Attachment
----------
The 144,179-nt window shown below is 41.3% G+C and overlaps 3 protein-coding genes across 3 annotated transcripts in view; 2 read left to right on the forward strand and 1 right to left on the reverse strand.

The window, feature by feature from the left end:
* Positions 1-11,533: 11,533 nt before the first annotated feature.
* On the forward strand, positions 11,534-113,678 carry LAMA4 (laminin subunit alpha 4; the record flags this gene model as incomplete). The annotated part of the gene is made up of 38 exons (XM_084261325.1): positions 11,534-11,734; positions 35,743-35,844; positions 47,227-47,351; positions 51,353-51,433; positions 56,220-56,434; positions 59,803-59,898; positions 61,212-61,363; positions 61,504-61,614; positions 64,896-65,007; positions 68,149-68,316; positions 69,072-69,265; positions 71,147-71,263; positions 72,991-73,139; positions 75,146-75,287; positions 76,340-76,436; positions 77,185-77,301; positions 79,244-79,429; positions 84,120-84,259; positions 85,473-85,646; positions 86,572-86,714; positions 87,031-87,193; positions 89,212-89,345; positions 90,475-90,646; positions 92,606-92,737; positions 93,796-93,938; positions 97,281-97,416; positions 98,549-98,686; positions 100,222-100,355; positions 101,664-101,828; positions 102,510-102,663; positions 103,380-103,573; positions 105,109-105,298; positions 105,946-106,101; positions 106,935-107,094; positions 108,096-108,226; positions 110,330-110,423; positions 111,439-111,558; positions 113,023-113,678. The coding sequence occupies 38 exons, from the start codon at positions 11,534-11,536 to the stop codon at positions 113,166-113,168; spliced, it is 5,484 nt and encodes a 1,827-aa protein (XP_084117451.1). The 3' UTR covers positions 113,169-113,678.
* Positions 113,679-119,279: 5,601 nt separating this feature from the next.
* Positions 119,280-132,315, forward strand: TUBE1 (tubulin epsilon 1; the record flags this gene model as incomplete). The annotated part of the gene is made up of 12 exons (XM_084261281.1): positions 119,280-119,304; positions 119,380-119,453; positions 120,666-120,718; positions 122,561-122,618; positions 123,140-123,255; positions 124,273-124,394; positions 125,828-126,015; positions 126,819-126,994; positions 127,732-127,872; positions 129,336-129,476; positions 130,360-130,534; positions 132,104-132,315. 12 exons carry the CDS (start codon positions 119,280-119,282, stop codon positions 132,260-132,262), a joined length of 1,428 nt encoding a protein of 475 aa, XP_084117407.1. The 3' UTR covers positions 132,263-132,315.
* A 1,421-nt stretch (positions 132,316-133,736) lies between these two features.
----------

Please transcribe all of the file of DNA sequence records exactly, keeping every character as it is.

The 144,179-nt window shown below is 41.3% G+C and overlaps 3 protein-coding genes across 3 annotated transcripts in view; 2 read left to right on the forward strand and 1 right to left on the reverse strand.

The window, feature by feature from the left end:
* Positions 1-11,533: 11,533 nt before the first annotated feature.
* On the forward strand, positions 11,534-113,678 carry LAMA4 (laminin subunit alpha 4; the record flags this gene model as incomplete). The annotated part of the gene is made up of 38 exons (XM_084261325.1): positions 11,534-11,734; positions 35,743-35,844; positions 47,227-47,351; positions 51,353-51,433; positions 56,220-56,434; positions 59,803-59,898; positions 61,212-61,363; positions 61,504-61,614; positions 64,896-65,007; positions 68,149-68,316; positions 69,072-69,265; positions 71,147-71,263; positions 72,991-73,139; positions 75,146-75,287; positions 76,340-76,436; positions 77,185-77,301; positions 79,244-79,429; positions 84,120-84,259; positions 85,473-85,646; positions 86,572-86,714; positions 87,031-87,193; positions 89,212-89,345; positions 90,475-90,646; positions 92,606-92,737; positions 93,796-93,938; positions 97,281-97,416; positions 98,549-98,686; positions 100,222-100,355; positions 101,664-101,828; positions 102,510-102,663; positions 103,380-103,573; positions 105,109-105,298; positions 105,946-106,101; positions 106,935-107,094; positions 108,096-108,226; positions 110,330-110,423; positions 111,439-111,558; positions 113,023-113,678. The coding sequence occupies 38 exons, from the start codon at positions 11,534-11,536 to the stop codon at positions 113,166-113,168; spliced, it is 5,484 nt and encodes a 1,827-aa protein (XP_084117451.1). The 3' UTR covers positions 113,169-113,678.
* Positions 113,679-119,279: 5,601 nt separating this feature from the next.
* Positions 119,280-132,315, forward strand: TUBE1 (tubulin epsilon 1; the record flags this gene model as incomplete). The annotated part of the gene is made up of 12 exons (XM_084261281.1): positions 119,280-119,304; positions 119,380-119,453; positions 120,666-120,718; positions 122,561-122,618; positions 123,140-123,255; positions 124,273-124,394; positions 125,828-126,015; positions 126,819-126,994; positions 127,732-127,872; positions 129,336-129,476; positions 130,360-130,534; positions 132,104-132,315. 12 exons carry the CDS (start codon positions 119,280-119,282, stop codon positions 132,260-132,262), a joined length of 1,428 nt encoding a protein of 475 aa, XP_084117407.1. The 3' UTR covers positions 132,263-132,315.
* A 1,421-nt stretch (positions 132,316-133,736) lies between these two features.